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Mourinho does not exactly have a reputation as a free-flowing manager himself, with his Premier League-winning sides of the past all being built on a sturdy defence first and foremost. His Chelsea sides have only once been within 10 goals of the league's highest scorers, but in every single one of his full seasons in charge they have boasted the best defensive record.
He has been accused on numerous occasions of parking the bus and grinding out results in unattractive fashion, although such a style of play is easier to accept when it produces wins.
Of course, occasions sometimes call for a backs-to-the-wall job in order to win three points, but from the Busby babes through the 'Holy Trinity' and to the modern day, United has been built on attacking football and that must be the priority for Mourinho if he is to truly get the fans onside.
Quick fix or long-term solution?
In an ideal world, United fans would want another Ferguson - a manager who will stay at the club for a long time and guide them to unprecedented success both domestically and abroad.
The same applies for every club in the world, though, and while Mourinho may bring the success with him, realistically he is unlikely to usher in a new long-lasting era at Old Trafford.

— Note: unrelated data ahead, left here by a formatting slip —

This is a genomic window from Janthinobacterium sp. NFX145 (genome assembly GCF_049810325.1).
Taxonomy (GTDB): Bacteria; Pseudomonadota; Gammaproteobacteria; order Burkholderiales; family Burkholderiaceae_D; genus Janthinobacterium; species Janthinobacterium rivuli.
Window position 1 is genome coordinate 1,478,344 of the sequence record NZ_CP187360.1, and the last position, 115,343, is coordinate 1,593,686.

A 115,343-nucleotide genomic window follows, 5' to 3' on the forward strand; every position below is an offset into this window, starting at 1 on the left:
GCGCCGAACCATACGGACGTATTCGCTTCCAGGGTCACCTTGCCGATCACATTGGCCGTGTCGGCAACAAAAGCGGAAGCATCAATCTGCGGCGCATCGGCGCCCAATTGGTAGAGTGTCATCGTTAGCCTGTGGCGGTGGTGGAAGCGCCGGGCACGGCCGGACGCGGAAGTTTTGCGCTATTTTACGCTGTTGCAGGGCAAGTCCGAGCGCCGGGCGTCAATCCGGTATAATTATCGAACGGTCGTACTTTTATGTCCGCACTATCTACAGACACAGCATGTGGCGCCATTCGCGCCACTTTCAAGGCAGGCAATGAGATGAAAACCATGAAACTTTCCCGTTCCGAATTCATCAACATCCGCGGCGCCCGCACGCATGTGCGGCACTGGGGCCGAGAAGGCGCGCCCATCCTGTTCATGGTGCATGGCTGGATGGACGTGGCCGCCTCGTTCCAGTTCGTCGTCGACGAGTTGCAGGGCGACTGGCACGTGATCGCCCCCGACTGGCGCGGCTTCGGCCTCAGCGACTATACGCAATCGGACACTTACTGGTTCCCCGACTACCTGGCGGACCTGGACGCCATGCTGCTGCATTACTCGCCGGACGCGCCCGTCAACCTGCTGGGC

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It is notable that he has signed a three-year contract with United as that is usually Mourinho's shelf-life at a club. He has never spent longer than three-and-a-half years in any of his managerial jobs, with his longest spell coming during his first stint at Chelsea between June 2004 and September 2007.
For the most part, his departures have not been down to a lack of success, but rather a souring of his relationships with others at the club. He was sacked by Chelsea first time after falling out with Abramovich, and at both Real Madrid and his return to Chelsea there was talk of unrest amongst the players.
There are perhaps fewer egos in the current United dressing room than at either of his previous two clubs, but at board level there are some big characters that hold great influence at Old Trafford - most notably Ferguson and Sir Bobby Charlton, two men who were reportedly opposed to Mourinho's appointment for some time.
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Mourinho has also had a love-hate relationship with the press during his time at Chelsea, at first being a dream for headline writers with his enigmatic style but then becoming prickly and uncooperative with reporters before and after matches.